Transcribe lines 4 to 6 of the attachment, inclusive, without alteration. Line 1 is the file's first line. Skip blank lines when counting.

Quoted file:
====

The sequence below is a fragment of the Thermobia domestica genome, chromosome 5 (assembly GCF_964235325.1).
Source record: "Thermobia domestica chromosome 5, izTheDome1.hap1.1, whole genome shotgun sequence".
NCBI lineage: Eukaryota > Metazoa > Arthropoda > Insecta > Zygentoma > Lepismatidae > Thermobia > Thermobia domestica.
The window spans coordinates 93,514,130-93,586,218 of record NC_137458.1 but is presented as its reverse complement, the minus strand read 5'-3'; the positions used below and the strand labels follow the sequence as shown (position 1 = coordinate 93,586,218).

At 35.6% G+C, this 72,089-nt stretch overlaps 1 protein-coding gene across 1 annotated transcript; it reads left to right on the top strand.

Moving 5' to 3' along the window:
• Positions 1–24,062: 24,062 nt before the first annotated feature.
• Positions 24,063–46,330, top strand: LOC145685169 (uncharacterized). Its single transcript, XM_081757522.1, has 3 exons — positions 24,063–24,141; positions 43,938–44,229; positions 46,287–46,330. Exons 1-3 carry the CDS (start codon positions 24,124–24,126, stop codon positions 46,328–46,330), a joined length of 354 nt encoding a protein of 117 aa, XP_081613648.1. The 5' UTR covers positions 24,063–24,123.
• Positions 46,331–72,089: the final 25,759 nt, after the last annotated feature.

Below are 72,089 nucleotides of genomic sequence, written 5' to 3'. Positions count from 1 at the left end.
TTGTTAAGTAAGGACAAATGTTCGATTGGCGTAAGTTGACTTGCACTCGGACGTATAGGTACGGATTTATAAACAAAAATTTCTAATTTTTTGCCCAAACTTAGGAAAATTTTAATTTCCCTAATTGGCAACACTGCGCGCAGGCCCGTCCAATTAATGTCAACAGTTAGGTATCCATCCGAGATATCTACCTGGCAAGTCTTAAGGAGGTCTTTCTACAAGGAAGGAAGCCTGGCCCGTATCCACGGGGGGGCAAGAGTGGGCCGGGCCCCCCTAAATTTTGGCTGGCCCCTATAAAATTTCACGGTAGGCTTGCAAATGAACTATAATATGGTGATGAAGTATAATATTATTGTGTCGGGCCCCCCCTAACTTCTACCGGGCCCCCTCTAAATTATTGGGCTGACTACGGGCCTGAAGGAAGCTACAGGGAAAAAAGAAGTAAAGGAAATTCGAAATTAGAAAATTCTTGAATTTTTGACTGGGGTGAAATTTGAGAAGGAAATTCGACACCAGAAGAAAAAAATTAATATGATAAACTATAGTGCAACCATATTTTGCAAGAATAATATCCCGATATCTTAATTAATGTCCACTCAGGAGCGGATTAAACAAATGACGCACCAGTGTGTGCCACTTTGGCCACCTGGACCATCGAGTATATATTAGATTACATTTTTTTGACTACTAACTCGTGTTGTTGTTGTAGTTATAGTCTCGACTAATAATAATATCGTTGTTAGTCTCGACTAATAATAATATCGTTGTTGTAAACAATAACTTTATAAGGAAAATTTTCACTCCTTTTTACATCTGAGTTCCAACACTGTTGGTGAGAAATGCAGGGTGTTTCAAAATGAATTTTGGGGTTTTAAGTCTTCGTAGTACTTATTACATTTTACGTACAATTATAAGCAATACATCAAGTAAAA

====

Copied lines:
The window spans coordinates 93,514,130-93,586,218 of record NC_137458.1 but is presented as its reverse complement, the minus strand read 5'-3'; the positions used below and the strand labels follow the sequence as shown (position 1 = coordinate 93,586,218).

At 35.6% G+C, this 72,089-nt stretch overlaps 1 protein-coding gene across 1 annotated transcript; it reads left to right on the top strand.

Moving 5' to 3' along the window: